Sunday will see a line drawn under the most memorable season in PGA Tour history, if not the tumult that rendered it so. At best, there’ll be a brief respite before the next announcement of defectors to the Saudi-backed LIV Golf circuit. When it comes, it will closely resemble those that have preceded it: an accomplished player window-dressed with dross, whose bank accounts will soon be more impressive than their trophy cases ever promised to be.

The anticipated departure of Cameron Smith is the biggest coup LIV has managed and, as a fishing buddy of Tour brass, one sure to be keenly felt. The names alongside Smith’s will serve only to underline the uncomfortable reality that mediocrity pays awfully well on the PGA Tour, even for the perpetually winless. The most familiar among them might be Cameron Tringale, but only because he’s followed almost everyone on Twitter. As of Saturday, that number is 29,458, an almost incalculable multiple of the crowd he’s ever likely to draw through the turnstiles. Somewhere in Greg Norman’s conscience (stifle thy snorts!) he must dread a day when the Crown Prince Googles the achievements of the players for whom he is paying spectacularly over market value.

What distinguishes LIV’s next announcement from priors is the context provided this week at the Tour Championship. The vision outlined by PGA Tour commissioner Jay Monahan seems to have bought, for now, the loyalty of all but one of the world’s top 15 players, so it will be difficult for even LIV’s most ardent apologists to characterize any signings as genuine momentum, even allowing for Smith.

While many particulars need to be penciled in on the future Monahan outlined, one component represents a windfall for fans: seeing the best golfers in the world compete against each other much more frequently than they do now—at least a dozen times every season, outside of major championships. A guaranteed product—knowing who’s playing, where and when—is momentous for fans and sponsors, but there’s much still to do if the commish is to secure the long-term viability of what he has promised.

Presenting Monahan with a wish list for the future feels like asking Santa for a gift when he just emptied his sleigh with the rich kid next door, but there are issues that demand his attention. Safeguarding the talent pipeline, for one. Seeing two college stars—U.S. Amateur champion James Piot and Eugenio Chacarra—sign with LIV should have triggered alarm bells in Ponte Vedra. Offering the best and brightest access only to developmental tours won’t cut it. The world’s best amateurs must be fast tracked onto the PGA Tour. (Talent being groomed on the Korn Ferry Tour would benefit from even a small subsidy to offset the cost of competing on a circuit where the average prize money this season is less than $70,000.)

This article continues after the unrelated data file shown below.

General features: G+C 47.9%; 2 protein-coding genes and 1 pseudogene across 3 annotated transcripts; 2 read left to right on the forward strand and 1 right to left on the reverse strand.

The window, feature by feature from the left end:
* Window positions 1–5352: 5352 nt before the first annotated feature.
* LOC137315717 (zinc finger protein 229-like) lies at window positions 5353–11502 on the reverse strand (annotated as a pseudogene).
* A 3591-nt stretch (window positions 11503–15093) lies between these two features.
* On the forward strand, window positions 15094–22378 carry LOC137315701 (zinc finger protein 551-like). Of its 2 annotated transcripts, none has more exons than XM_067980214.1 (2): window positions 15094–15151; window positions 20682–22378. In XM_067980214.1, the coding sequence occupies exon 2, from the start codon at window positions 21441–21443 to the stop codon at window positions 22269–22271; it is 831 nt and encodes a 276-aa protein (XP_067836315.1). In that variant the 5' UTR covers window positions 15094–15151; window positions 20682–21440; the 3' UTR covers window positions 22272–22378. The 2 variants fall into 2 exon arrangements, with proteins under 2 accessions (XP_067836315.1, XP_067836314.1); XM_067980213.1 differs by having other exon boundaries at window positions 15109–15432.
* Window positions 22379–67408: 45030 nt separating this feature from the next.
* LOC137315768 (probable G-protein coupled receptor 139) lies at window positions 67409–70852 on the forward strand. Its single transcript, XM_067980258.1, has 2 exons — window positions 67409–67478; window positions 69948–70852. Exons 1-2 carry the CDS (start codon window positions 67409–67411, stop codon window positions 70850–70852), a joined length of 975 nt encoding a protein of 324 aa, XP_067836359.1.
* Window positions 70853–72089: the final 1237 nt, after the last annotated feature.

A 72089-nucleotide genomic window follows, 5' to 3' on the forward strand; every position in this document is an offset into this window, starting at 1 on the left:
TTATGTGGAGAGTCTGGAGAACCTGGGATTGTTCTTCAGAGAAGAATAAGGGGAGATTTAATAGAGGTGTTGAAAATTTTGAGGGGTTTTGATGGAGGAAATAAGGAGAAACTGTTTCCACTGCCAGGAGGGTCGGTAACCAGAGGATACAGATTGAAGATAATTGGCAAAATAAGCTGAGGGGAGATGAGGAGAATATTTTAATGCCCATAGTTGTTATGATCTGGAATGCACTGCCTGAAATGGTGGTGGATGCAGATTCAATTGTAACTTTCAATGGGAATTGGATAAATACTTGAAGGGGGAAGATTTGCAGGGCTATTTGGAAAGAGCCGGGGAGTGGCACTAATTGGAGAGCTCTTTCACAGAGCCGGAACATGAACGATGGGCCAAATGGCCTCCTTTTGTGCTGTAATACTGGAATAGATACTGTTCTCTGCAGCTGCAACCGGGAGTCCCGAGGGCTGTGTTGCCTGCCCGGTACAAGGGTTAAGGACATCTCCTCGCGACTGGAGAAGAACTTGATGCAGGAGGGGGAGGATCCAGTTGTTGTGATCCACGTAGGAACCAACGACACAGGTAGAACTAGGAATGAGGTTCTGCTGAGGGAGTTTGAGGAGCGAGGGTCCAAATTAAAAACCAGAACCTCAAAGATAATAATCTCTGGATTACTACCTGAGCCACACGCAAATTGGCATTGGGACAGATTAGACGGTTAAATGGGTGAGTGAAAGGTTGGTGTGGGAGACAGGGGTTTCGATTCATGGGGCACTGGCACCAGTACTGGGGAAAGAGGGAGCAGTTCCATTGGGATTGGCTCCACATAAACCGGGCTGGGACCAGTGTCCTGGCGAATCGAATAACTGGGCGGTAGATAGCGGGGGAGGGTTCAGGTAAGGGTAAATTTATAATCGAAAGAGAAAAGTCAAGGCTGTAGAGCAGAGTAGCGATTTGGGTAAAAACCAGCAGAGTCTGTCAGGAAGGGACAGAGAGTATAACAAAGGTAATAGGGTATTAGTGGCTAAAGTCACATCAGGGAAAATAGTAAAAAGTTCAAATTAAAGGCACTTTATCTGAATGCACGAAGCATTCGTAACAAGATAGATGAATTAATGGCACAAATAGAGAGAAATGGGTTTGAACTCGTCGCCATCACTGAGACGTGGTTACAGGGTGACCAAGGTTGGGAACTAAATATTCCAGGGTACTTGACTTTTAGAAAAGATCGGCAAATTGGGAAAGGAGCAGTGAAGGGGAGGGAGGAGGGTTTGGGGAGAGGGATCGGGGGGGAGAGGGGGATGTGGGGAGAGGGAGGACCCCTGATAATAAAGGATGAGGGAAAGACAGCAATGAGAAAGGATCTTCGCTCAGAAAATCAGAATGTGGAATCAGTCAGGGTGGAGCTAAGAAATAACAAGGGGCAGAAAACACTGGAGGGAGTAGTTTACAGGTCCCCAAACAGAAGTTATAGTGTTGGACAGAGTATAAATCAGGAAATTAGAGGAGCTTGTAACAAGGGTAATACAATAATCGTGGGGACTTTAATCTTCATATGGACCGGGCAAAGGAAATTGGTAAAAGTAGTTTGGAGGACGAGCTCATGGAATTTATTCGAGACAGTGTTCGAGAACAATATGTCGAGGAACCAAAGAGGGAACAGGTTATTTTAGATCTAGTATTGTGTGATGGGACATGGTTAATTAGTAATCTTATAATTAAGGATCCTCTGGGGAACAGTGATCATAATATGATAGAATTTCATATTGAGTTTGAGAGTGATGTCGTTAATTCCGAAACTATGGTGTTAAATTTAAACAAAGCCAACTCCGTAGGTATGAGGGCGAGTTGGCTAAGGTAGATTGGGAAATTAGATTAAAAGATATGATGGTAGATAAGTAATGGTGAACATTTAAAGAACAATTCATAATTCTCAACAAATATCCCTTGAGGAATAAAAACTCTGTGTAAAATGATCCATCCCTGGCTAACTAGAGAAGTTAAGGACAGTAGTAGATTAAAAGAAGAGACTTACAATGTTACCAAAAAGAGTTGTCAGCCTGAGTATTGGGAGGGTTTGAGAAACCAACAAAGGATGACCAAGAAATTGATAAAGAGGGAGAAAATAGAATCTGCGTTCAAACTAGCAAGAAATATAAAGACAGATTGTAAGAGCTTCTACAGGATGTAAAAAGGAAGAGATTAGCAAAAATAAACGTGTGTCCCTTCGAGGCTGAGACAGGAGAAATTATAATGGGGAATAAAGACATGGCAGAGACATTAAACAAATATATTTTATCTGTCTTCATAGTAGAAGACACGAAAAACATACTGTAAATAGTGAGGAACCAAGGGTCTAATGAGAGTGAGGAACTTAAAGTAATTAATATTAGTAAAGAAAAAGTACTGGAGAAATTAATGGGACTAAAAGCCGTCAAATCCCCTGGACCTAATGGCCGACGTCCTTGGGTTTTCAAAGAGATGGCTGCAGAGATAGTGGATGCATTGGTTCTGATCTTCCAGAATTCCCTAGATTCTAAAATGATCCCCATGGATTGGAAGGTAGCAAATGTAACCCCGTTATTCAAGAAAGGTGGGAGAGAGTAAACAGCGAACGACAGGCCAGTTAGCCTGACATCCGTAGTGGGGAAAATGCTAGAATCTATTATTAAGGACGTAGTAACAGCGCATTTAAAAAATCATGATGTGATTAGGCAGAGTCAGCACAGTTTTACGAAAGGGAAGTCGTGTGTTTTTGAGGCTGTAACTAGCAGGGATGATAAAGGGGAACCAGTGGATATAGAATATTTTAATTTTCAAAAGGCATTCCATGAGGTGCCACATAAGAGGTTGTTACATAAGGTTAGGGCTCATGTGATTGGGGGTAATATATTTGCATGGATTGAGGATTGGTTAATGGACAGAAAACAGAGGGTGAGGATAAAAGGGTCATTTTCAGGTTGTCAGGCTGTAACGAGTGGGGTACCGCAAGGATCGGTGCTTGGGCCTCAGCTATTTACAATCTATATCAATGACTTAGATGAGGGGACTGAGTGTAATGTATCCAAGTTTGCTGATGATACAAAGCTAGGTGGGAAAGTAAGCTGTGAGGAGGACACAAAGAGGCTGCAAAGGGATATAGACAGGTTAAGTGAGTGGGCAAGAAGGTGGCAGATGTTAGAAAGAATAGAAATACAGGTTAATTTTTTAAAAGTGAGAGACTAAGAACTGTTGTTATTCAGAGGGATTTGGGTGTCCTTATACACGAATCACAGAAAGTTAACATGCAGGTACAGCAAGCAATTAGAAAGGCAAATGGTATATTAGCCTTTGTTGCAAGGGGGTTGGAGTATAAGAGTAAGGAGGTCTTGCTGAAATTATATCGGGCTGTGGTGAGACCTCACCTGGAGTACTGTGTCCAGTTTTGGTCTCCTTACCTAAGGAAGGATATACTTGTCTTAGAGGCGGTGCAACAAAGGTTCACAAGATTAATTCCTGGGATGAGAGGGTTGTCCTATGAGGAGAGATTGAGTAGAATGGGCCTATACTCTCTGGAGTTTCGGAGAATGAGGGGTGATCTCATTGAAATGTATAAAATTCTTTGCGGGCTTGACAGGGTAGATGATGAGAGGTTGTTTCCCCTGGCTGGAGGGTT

The PGA Tour must also eschew insularity. The alliance with the DP World Tour can’t be neglected. On Wednesday, Monahan said the PGA Tour events being accorded “elevated” status are domestic. Tally up those weeks along with majors and it leaves precious little time for top players to compete outside the U.S. Conceding the global stage to LIV would be poor strategy, and the PGA Tour needs to boost key stops on the DP World calendar too.

Perhaps most importantly, Monahan must prevent the PGA Tour from becoming LIV-lite, cushioning elite players with an extensive roster of no-cut events. It’s clear that good performances will earn lavish rewards—heck, even middling play pays well—but the Tour can’t lose the penalty for poor showings. The highs and lows of meaningful competition ought to be preserved. There is sufficient guaranteed money in what has already been announced, and fans deserve to see their favorites stress-tested for a pay check. Someone needs to slam their trunk on Friday. The $120,000 LIV pays for DFL is a subject of mockery and disgust. The same perception can’t be permitted to take root on the PGA Tour with an over-reliance on no-cut formats in those elevated tournaments for stars.

The announcements this week will elevate transparency from wishful thinking to a necessity. For example, it remains unclear what tournament eligibility, if any, will be tied to the controversial Player Impact Program through which ‘top’ players will in part be identified. Let’s have clarity on the metrics used to calculate the PIP and how they’re weighted, and make public the monthly standings currently given to players. Don’t stop there when it comes to transparency. Dump the ingrained culture of secrecy and be candid on disciplinary issues. It’s information sports fans now expect, especially gamblers the Tour is eager to cultivate. The Tour needs to understand that its reputation isn’t tethered to its most unmoored members (less coddling might have left the certifiable inner circle of one player less emboldened to pursue frivolous litigation).

What momentum that exists in the unremitting battle for the future of professional golf seems now to be on the side of the PGA Tour. Understandably, much of the movement we’ve seen has focused on rewarding the loyalty of its top players. In the coming weeks and months, it would be fitting if the loyalty of its fans saw greater benefits too.

Now, about this staggered scoring system at the Tour Championship …

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